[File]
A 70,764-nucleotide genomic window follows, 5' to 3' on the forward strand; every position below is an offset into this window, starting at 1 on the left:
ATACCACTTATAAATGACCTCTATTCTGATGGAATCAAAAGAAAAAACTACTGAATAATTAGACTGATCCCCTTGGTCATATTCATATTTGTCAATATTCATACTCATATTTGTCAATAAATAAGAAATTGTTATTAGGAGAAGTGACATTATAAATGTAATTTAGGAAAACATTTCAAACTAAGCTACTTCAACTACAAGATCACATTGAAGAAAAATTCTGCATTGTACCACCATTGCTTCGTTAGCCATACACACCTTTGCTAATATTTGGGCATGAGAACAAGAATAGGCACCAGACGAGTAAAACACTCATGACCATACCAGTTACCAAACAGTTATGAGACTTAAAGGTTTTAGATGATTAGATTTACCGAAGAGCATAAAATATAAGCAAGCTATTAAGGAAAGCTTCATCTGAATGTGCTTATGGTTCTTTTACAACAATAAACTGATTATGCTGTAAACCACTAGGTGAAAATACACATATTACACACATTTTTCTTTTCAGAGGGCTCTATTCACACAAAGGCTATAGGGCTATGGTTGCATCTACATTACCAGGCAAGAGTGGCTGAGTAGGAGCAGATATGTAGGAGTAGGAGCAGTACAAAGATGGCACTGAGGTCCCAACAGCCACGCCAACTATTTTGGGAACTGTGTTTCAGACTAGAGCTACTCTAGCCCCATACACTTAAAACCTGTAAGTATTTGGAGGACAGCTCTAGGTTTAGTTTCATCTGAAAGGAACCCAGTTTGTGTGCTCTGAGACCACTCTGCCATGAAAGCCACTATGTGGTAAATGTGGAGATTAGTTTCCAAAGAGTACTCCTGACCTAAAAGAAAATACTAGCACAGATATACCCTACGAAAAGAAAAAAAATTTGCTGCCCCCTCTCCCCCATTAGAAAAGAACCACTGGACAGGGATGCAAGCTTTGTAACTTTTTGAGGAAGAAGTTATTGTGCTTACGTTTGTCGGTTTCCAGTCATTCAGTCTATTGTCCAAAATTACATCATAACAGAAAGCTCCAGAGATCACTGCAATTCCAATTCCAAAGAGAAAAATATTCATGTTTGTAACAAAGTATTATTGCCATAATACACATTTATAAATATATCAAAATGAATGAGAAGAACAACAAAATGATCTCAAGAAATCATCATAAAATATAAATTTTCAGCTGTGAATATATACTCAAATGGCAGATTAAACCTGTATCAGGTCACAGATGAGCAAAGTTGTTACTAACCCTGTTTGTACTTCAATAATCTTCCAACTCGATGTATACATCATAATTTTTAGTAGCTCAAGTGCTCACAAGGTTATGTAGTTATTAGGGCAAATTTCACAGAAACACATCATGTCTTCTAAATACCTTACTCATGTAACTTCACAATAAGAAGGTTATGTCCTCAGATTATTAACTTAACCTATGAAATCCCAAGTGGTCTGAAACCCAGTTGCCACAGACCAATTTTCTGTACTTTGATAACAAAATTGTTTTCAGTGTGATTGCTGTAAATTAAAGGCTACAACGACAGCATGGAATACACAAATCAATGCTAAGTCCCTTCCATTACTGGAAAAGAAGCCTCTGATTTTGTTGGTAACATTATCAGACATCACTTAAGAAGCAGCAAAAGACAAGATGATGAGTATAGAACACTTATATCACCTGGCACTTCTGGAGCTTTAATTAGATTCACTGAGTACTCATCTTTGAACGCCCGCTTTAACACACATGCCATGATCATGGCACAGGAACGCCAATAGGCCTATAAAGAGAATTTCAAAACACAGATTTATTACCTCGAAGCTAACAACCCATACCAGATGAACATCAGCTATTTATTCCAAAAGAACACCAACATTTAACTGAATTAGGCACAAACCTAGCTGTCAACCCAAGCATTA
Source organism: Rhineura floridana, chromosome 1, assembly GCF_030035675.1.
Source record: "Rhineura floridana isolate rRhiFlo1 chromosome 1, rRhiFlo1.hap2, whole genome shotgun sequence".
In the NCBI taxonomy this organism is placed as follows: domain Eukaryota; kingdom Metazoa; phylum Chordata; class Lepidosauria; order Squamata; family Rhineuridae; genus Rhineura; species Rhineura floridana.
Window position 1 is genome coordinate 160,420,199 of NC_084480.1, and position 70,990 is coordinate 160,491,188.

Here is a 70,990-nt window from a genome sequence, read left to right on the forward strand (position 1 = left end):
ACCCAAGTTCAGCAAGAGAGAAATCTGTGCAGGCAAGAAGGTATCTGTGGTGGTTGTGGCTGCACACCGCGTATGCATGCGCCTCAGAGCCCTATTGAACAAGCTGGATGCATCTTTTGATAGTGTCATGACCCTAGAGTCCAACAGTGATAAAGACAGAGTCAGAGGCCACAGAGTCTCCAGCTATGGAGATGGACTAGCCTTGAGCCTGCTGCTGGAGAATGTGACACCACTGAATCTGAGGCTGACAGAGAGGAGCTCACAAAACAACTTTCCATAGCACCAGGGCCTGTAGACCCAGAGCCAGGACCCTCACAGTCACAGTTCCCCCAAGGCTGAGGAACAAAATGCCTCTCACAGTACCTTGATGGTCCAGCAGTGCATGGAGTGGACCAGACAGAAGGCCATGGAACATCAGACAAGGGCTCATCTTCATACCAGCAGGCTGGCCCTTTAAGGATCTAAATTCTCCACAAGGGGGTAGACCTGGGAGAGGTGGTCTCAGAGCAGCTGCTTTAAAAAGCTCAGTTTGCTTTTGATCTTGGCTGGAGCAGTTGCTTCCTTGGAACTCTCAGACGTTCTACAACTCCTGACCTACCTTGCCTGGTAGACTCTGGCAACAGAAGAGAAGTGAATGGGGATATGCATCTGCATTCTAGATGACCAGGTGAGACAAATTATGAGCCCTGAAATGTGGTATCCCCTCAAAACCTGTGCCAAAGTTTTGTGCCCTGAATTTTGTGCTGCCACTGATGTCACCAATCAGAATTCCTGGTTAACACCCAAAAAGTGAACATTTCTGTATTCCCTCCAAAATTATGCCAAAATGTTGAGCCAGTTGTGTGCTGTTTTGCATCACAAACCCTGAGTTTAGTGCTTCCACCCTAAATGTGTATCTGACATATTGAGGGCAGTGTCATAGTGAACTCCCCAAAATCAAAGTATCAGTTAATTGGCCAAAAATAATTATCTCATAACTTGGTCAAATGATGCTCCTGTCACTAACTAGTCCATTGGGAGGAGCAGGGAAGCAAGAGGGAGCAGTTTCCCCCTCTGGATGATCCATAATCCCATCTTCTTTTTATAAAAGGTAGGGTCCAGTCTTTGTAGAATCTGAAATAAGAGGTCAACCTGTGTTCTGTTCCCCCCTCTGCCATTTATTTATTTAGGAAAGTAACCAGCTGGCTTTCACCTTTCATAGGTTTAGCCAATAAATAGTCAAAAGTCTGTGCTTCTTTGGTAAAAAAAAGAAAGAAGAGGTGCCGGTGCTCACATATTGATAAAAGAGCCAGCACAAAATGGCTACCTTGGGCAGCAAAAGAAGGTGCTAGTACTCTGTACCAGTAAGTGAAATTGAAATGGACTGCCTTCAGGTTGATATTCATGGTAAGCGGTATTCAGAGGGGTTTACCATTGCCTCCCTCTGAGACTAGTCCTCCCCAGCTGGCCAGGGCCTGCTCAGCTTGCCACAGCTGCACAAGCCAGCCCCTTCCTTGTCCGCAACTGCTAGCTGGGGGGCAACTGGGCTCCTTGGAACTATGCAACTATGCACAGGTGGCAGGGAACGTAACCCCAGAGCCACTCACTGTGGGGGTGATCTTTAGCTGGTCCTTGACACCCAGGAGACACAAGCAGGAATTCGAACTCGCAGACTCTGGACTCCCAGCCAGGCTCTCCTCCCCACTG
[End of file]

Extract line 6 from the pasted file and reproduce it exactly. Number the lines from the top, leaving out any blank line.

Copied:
Window position 1 is genome coordinate 160,420,199 of NC_084480.1, and position 70,990 is coordinate 160,491,188.